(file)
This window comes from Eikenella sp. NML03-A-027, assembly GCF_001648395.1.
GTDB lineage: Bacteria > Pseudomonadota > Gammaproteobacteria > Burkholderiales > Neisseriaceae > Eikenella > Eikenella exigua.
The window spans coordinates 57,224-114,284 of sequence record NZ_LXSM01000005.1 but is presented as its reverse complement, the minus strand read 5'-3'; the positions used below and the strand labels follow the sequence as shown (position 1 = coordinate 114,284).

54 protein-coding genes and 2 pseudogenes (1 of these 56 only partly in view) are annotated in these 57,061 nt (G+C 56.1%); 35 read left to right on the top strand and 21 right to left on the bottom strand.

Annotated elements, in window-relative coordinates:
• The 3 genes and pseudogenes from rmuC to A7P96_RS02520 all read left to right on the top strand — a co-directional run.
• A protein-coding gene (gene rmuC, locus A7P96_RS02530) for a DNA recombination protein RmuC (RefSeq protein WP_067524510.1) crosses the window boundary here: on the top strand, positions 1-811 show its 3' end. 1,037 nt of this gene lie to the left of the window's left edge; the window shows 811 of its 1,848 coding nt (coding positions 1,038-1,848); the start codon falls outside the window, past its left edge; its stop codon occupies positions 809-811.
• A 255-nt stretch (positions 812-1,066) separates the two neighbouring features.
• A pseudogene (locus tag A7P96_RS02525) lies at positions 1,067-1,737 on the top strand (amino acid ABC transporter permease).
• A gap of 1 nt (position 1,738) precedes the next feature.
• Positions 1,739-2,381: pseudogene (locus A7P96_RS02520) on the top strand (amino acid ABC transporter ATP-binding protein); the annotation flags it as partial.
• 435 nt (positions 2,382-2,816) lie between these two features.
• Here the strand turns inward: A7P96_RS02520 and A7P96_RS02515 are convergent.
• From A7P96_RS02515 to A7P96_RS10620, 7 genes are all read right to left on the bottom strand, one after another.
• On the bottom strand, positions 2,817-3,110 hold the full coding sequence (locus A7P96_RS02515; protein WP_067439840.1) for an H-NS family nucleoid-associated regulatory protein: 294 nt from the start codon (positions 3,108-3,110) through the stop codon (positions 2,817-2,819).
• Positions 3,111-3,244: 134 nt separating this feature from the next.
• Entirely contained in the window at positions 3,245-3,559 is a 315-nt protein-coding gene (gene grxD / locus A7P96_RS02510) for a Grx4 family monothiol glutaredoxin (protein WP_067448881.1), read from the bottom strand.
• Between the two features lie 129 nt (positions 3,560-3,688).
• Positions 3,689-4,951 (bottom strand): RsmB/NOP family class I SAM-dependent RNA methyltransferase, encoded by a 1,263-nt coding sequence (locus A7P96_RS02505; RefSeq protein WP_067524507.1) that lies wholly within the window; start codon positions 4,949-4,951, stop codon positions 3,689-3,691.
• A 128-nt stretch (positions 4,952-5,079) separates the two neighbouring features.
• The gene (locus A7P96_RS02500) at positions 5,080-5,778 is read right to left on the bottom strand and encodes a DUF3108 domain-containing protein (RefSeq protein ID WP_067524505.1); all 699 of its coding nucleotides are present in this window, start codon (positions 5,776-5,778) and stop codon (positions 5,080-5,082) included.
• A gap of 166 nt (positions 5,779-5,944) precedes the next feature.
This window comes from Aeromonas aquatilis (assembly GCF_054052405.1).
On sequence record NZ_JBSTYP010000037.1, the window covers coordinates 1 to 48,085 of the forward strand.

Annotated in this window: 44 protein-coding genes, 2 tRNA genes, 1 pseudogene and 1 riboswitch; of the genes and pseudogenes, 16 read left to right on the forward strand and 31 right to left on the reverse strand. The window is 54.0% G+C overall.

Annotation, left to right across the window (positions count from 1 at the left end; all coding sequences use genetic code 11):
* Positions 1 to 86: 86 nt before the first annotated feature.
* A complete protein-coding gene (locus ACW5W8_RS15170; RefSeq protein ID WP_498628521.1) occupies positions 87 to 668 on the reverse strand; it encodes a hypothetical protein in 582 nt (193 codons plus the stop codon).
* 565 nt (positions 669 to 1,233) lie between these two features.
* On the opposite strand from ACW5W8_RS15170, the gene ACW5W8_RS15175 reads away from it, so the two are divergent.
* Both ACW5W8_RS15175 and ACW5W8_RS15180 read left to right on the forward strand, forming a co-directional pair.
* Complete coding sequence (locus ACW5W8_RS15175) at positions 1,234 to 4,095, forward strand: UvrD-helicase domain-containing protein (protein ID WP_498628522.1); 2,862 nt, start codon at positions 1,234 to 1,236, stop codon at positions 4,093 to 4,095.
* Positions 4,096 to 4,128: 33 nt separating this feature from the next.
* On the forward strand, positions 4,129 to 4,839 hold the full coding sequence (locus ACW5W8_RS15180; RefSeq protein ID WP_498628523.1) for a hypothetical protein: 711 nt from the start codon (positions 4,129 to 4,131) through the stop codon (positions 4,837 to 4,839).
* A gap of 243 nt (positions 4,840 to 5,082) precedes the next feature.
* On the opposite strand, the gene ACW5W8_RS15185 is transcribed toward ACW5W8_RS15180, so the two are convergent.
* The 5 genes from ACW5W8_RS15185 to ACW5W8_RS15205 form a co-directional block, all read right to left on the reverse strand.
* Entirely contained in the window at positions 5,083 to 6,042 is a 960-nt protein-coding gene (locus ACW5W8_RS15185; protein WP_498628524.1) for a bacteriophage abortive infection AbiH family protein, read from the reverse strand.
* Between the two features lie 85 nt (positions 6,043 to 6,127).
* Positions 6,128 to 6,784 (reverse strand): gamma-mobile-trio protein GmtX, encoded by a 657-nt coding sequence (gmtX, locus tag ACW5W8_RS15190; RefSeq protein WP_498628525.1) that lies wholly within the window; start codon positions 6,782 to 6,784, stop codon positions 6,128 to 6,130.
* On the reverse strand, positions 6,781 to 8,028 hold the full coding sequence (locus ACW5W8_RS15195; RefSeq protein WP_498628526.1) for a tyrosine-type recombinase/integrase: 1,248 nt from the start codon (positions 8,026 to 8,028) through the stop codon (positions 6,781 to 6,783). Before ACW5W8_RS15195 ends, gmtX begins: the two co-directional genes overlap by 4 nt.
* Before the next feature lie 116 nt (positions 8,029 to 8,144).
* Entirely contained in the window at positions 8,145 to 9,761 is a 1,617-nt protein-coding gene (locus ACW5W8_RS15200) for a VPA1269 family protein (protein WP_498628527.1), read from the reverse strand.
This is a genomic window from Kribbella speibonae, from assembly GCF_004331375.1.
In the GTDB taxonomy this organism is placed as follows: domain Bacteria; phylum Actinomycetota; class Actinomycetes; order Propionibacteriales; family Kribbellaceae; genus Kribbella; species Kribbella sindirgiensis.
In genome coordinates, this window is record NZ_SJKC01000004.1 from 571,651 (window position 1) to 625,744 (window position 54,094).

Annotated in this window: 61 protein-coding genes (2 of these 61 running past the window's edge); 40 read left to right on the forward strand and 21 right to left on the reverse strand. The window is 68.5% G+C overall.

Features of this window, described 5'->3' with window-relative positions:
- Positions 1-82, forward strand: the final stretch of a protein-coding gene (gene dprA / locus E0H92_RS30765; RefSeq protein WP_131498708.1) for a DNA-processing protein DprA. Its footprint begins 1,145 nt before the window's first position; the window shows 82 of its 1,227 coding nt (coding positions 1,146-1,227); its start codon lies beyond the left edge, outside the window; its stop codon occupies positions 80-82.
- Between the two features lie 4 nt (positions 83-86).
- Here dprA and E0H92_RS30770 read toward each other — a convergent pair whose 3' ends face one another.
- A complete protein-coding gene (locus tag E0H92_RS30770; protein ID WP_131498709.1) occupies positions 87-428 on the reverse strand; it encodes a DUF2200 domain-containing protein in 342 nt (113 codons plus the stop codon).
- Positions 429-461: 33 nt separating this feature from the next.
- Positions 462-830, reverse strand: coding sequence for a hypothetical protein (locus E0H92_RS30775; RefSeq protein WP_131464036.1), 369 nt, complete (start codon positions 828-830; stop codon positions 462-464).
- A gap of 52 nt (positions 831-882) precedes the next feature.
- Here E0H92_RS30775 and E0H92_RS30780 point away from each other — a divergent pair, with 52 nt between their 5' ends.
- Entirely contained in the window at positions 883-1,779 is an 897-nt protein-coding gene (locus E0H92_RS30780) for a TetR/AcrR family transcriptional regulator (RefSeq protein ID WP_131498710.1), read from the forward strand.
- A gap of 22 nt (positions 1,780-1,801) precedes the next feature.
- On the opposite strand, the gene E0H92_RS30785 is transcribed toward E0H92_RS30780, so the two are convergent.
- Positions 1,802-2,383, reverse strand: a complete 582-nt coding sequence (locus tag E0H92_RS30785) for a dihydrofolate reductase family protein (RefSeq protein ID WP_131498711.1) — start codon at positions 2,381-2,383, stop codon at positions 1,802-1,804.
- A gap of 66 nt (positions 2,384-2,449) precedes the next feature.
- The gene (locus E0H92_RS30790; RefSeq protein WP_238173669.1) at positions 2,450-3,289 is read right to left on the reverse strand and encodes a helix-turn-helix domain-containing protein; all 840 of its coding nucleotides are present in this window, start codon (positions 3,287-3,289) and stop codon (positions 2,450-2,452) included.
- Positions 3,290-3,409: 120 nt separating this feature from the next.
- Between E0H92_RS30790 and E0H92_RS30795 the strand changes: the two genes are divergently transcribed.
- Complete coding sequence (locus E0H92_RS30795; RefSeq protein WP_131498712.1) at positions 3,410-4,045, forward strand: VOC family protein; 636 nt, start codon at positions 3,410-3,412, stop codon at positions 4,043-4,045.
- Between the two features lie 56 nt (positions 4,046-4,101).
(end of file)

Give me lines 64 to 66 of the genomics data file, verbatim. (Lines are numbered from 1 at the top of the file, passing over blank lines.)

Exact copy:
- Between E0H92_RS30790 and E0H92_RS30795 the strand changes: the two genes are divergently transcribed.
- Complete coding sequence (locus E0H92_RS30795; RefSeq protein WP_131498712.1) at positions 3,410-4,045, forward strand: VOC family protein; 636 nt, start codon at positions 3,410-3,412, stop codon at positions 4,043-4,045.
- Between the two features lie 56 nt (positions 4,046-4,101).